With faculty approval, students who have received an ABET-accredited undergraduate degree (not including UW–Madison) may be eligible to apply up to 7 credits of their undergraduate coursework toward the Minimum Graduate Degree Credit Requirement. No credits can be counted toward the Minimum Graduate Residence Credit Requirement, nor the Minimum Graduate Coursework (50%) Requirement. Coursework earned five or more years prior to admission to a master's degree is not allowed to satisfy requirements.
Prior Coursework Requirements: UW–Madison University Special
With program approval, students are allowed to count up to 15 credits of coursework numbered 400 or above taken as a UW–Madison Special student toward the minimum graduate residence credit requirement, and the minimum graduate degree credit requirement. UW–Madison coursework taken as a University Special student would not be allowed to count toward the 50% graduate coursework minimum unless taken at the 700 level or above. coursework earned five or more years prior to admission to a master’s is not allowed to satisfy requirements.
Credits per Term Allowed
Program-Specific Courses Required
Program of study must include: At least 15 credits of EMA courses in the 500 level or above; at least 6 of these 15 credits being in 700-level or above EMA courses; combined EMA course content of the student’s undergraduate and graduate program of study must include at least 24 credits of 500-level or above mechanics coursework.
With thesis: a maximum of 12 credits of E M A 790 Master's Research and Thesis may be granted for the thesis.
Without thesis: a maximum of 12 credits of E M A 690 Master's Research may be counted toward the M.S. requirements.
Overall Graduate GPA Requirement
3.00 GPA required
Other Grade Requirements
A course that is to be counted toward the M.S. degree must be passed with a grade of A, AB, or B.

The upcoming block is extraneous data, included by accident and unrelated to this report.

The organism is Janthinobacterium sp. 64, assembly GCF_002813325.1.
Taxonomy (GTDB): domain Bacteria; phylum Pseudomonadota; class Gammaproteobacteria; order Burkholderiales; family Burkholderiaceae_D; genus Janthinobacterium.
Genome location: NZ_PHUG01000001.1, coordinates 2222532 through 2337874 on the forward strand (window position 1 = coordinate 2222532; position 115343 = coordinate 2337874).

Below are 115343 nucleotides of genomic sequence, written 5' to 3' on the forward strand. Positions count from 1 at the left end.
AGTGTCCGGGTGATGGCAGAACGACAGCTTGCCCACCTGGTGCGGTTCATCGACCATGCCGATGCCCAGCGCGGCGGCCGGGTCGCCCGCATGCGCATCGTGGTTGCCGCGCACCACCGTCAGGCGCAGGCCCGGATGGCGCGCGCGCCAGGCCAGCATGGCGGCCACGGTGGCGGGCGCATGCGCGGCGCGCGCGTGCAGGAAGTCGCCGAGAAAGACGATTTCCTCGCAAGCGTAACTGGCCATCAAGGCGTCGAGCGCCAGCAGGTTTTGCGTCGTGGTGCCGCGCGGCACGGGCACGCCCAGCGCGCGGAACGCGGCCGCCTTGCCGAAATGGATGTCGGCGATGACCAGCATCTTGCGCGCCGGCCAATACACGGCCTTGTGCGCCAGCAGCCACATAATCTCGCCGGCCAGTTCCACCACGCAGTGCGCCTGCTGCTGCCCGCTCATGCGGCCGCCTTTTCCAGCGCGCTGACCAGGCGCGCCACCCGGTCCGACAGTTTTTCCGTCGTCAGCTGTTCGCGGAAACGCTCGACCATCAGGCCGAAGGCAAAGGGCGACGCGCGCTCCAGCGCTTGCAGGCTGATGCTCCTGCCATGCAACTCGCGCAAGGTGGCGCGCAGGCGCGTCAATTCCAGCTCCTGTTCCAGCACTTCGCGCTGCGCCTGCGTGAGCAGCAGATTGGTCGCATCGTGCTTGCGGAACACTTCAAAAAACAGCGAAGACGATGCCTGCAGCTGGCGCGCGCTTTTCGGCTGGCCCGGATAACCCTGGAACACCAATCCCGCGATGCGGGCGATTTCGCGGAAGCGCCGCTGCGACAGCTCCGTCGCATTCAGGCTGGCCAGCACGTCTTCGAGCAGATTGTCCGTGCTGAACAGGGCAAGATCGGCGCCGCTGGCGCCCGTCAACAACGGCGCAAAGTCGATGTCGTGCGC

A semester GPA below 3.0 will result in the student being placed on academic probation. If a semester GPA of 3.0 is not attained during the subsequent semester of full time enrollment (or 12 credits of enrollment if enrolled part-time) the student may be dismissed from the program or allowed to continue for one additional semester based on advisor appeal to the Graduate School.
Advisor / Committee
All students are required to meet with his or her advisor prior to registration every semester.
Assessments and Examinations
Students who complete a thesis must defend it orally in front of a committee of three faculty.
Students with a B.S. degree in engineering mechanics or equivalent are typically expected to complete the master of science in three semesters. Students with non–EM backgrounds will typically be permitted four semesters to complete their master’s degree if more than 27 credits are required.
No language requirements.
The Graduate School sets minimum requirements for admissions. Academic program admission requirements are often more rigorous than those set by the Graduate School. Please check the program’s website for details.
Knowledge and Skills
- demonstrate a strong understanding of mathematical, scientific, and engineering principles in the field.
- demonstrate an ability to formulate, analyze, and solve advanced engineering problems.
- demonstrate creative, independent problem solving skills.
- apply the latest scientific and technological advancements, advanced techniques, and modern engineering tools to these problems.
- recognize and apply principles of ethical and professional conduct.
Faculty: Professors T. Allen, Blanchard (chair), Bisognano, Bonazza, Crone, Drugan, Fonck, Hegna, Henderson, Kammer, Kulcinski, Lakes, Moses, Pfotenhauer, Plesha, Smith, Sovinec, Waleffe, Wilson; Associate Professors M. Allen, Witt; Assistant Professor Schmitz; Affiliate Professors Bednarz, Bier, Deluca, Graham, Ma, Mackie, Miller, Morgan, Nellis, Porter, Robertson, Szlufarska, Thomadsen, Trujillo, Vanderby